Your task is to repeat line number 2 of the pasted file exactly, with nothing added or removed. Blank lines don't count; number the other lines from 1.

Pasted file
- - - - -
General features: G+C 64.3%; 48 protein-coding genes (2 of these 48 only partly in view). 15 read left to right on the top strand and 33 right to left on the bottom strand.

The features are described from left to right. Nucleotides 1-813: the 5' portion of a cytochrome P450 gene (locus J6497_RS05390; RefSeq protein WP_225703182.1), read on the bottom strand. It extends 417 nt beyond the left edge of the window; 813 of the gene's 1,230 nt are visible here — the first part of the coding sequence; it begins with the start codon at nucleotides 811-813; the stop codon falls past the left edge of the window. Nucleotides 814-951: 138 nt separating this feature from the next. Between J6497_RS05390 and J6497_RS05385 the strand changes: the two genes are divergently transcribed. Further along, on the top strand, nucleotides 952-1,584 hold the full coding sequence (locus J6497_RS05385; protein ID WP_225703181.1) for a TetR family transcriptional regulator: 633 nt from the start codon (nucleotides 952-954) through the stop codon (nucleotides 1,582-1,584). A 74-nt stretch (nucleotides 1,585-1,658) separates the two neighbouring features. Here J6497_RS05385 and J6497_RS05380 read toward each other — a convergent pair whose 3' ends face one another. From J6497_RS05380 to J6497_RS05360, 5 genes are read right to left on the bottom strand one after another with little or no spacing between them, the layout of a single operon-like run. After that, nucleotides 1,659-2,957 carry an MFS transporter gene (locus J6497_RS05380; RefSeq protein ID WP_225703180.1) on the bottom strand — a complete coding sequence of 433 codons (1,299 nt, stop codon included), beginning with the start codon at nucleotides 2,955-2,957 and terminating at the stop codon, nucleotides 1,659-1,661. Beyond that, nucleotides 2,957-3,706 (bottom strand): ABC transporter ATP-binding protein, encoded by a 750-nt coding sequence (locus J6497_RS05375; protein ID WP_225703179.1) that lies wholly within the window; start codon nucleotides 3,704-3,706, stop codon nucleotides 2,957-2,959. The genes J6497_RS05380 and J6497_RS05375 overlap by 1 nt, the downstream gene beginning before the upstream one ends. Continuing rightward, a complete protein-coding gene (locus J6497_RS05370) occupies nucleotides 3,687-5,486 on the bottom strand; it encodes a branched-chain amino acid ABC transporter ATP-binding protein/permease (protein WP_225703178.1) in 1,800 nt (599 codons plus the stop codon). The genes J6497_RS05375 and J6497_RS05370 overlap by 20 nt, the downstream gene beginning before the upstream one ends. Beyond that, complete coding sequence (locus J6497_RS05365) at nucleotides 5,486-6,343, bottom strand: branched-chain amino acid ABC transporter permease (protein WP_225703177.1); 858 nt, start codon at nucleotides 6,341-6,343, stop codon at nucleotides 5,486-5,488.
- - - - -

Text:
The features are described from left to right. Nucleotides 1-813: the 5' portion of a cytochrome P450 gene (locus J6497_RS05390; RefSeq protein WP_225703182.1), read on the bottom strand. It extends 417 nt beyond the left edge of the window; 813 of the gene's 1,230 nt are visible here — the first part of the coding sequence; it begins with the start codon at nucleotides 811-813; the stop codon falls past the left edge of the window. Nucleotides 814-951: 138 nt separating this feature from the next. Between J6497_RS05390 and J6497_RS05385 the strand changes: the two genes are divergently transcribed. Further along, on the top strand, nucleotides 952-1,584 hold the full coding sequence (locus J6497_RS05385; protein ID WP_225703181.1) for a TetR family transcriptional regulator: 633 nt from the start codon (nucleotides 952-954) through the stop codon (nucleotides 1,582-1,584). A 74-nt stretch (nucleotides 1,585-1,658) separates the two neighbouring features. Here J6497_RS05385 and J6497_RS05380 read toward each other — a convergent pair whose 3' ends face one another. From J6497_RS05380 to J6497_RS05360, 5 genes are read right to left on the bottom strand one after another with little or no spacing between them, the layout of a single operon-like run. After that, nucleotides 1,659-2,957 carry an MFS transporter gene (locus J6497_RS05380; RefSeq protein ID WP_225703180.1) on the bottom strand — a complete coding sequence of 433 codons (1,299 nt, stop codon included), beginning with the start codon at nucleotides 2,955-2,957 and terminating at the stop codon, nucleotides 1,659-1,661. Beyond that, nucleotides 2,957-3,706 (bottom strand): ABC transporter ATP-binding protein, encoded by a 750-nt coding sequence (locus J6497_RS05375; protein ID WP_225703179.1) that lies wholly within the window; start codon nucleotides 3,704-3,706, stop codon nucleotides 2,957-2,959. The genes J6497_RS05380 and J6497_RS05375 overlap by 1 nt, the downstream gene beginning before the upstream one ends. Continuing rightward, a complete protein-coding gene (locus J6497_RS05370) occupies nucleotides 3,687-5,486 on the bottom strand; it encodes a branched-chain amino acid ABC transporter ATP-binding protein/permease (protein WP_225703178.1) in 1,800 nt (599 codons plus the stop codon). The genes J6497_RS05375 and J6497_RS05370 overlap by 20 nt, the downstream gene beginning before the upstream one ends. Beyond that, complete coding sequence (locus J6497_RS05365) at nucleotides 5,486-6,343, bottom strand: branched-chain amino acid ABC transporter permease (protein WP_225703177.1); 858 nt, start codon at nucleotides 6,341-6,343, stop codon at nucleotides 5,486-5,488.